The definition of an African-American quilt has been the subject of scholarly debate in recent years. Some historians have interpreted it strictly as a Southern rural utilitarian quilt, based strictly on "remembered" African precedents. Cuesta Benberry, a quilter and historian in St. Louis, has a simpler definition: "An African-American quilt," she said, "is one made by an African-American."http://www.nytimes.com/1996/04/04/garden/life-s-thread-stitched-into-quilts.html?src=pm

Forever Learning....Quilt Category of APPLIED ARTS

Quilting is my passion  . . .  Quilting is my companion  . . .
Quilting is my soul . . .  Quilting is an applied art  ,,, the application of design and aesthetics to objects of function and everyday use. Whereas fine arts serve as intellectual stimulation to the viewer or academic sensibilities, the applied arts incorporate design and creative ideals to objects of utility, such as a cup, magazine or decorative park bench. There is considerable overlap between the field and that of the decorative arts; to some extent they are alternative terms.
The fields of industrial designgraphic designfashion designinterior design, decorative art and functional art are considered applied arts. In a creative and/or abstract context, the fields of architecture and photography are considered applied arts. Many applied art objects are collected, for instance ceramicstextilesjewelryglassfurniture, children's toys, cars, electric guitars, as well as various forms of images produced in commercial contexts, such as film posters or old advertisements.


Aesthetics . .  is a branch of philosophy dealing with the nature of beauty, art, and taste, and with the creation and appreciation of beauty.[1] It is more scientifically defined as the study of sensory or sensori-emotional values, sometimes called judgments of sentiment and taste.[2] More broadly, scholars in the field define aesthetics as "critical reflection on artculture and nature."


Textile refers to any material made of interlacing fibres. Fabric refers to any material made through weaving, knitting, spreading, crocheting, or bonding that may be used in production of further goods (garments, etc.). Cloth may be used synonymously with fabric but often refers to a finished piece of fabric used for a specific purpose (e.g., table cloth).

Monday, June 6, 2011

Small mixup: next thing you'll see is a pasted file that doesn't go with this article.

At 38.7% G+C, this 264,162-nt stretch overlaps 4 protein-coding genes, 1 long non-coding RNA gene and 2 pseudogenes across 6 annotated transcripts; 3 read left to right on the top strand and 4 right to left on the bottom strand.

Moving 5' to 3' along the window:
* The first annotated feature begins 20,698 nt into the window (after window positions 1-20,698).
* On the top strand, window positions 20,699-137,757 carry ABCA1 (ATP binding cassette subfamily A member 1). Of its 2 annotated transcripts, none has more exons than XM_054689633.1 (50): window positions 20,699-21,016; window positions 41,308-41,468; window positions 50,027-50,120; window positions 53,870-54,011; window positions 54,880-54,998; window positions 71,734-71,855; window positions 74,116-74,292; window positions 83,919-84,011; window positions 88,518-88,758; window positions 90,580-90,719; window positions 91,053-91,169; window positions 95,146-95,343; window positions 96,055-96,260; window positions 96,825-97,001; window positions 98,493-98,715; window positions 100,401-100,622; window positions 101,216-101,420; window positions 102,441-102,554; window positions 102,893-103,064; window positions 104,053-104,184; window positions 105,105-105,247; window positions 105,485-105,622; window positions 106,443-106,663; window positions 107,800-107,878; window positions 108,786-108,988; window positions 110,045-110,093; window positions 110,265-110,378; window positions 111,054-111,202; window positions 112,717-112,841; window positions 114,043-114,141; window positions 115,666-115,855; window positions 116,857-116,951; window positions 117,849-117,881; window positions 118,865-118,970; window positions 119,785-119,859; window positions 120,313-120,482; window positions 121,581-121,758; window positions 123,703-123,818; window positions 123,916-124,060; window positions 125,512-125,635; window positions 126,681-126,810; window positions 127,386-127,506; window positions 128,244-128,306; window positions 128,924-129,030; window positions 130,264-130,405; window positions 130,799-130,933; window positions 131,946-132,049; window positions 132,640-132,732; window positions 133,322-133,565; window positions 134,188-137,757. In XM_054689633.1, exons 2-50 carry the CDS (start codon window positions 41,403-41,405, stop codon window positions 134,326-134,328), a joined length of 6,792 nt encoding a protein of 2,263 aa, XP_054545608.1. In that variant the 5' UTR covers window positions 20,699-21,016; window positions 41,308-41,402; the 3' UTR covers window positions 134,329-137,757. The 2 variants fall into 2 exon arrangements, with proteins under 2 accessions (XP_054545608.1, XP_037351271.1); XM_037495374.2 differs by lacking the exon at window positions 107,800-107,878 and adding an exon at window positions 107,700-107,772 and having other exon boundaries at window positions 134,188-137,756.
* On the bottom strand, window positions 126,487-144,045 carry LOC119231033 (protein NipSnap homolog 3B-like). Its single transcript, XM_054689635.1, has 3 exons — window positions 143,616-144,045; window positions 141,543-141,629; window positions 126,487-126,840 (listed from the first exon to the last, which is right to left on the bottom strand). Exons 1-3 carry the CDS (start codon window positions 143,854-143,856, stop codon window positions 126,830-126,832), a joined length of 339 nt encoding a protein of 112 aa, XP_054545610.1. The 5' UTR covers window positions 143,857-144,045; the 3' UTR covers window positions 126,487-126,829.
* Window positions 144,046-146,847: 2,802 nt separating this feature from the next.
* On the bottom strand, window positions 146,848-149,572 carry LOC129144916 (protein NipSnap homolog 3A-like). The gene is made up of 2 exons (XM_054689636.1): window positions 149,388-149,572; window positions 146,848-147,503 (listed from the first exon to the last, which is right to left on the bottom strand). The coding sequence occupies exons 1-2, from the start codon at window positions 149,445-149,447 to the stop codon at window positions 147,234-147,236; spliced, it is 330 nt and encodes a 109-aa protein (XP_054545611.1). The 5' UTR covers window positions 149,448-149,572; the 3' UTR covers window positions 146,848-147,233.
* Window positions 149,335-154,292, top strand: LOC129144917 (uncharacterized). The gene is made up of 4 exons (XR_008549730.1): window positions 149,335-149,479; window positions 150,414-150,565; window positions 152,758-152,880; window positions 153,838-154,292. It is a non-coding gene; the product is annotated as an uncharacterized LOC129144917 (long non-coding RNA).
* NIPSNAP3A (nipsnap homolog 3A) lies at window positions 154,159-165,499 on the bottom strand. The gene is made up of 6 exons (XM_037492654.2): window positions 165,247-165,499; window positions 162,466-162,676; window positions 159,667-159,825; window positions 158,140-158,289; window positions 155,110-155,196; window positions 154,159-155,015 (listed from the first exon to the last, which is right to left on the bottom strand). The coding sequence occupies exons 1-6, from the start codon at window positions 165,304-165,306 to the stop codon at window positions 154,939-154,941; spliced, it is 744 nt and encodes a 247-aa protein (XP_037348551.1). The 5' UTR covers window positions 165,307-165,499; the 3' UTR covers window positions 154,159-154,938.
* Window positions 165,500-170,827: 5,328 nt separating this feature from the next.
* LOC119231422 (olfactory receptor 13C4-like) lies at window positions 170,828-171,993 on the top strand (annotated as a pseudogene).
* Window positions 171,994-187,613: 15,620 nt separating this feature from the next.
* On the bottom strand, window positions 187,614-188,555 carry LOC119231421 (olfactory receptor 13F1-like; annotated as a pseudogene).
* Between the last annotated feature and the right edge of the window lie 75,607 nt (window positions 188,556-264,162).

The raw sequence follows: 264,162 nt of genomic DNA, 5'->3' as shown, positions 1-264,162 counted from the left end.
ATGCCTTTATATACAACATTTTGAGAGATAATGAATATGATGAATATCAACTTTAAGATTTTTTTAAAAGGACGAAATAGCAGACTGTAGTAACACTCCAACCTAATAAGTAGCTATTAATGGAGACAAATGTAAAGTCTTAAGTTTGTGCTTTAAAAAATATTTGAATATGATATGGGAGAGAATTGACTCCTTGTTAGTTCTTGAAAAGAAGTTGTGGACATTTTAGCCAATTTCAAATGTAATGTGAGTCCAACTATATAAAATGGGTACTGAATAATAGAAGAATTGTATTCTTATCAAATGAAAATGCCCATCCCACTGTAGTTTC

Won't You Be My Neighbor..... ?? !!

Hi, I hope you're stopping by for a look at QUILT ~ LIFE.... and you might even take the time to sip a good cup of Java with me....



Did you notice the ever-ready batteries that keep us going.... coffee caffeine that is in my quilting bloodline......
Cut kid...huh???   Turning 6 // 1st grade on 6-16-2011

Friday, June 3, 2011

Re~Learning the Facts about my Featherweight.... !!


I took it out of the closet... and it is sitting pretty... wouldn't you say!!  The Featherweight is a very portable sewing machine weighing about 11 pounds... Model 221 is an ideal machine for quilters to take to classes.... very quiet and sturdily made with all-metal parts (mostly aluminum), the Featherweight sews only straight stitches.  The Featherweight cme in a standard black model made in the U.S. Those made before World War II had an attractive "Egyptian Scrollwork" pattern on the faceplate, while most of those made after the war had a simple, striated pattern of vertical stripes. They were further decorated with gold decals and the Singer name, but nowhere do they say "Featherweight" on them. 

I think it's coming back to me...

Praise the Lord... in time for upcoming Owens Museum Quilt Exhibit.....

Wednesday, June 1, 2011

Shopping... Like a kid in a candy store.....

Which is why they call sewing stuff.... eye candy for the sewist!


 Take notice of the great little black sewing machine....
 This is my quilter - Bill Crye... he turned 80 about May 25th or so......
 Below,,, his brainy idea was to use medicine tablet holders for his 40-so odd bobbins he uses on this Gammil and Pfaff......!!!!   Always a great visit with him.... May his days be long!!!

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Fine Clothes on a Brown Belle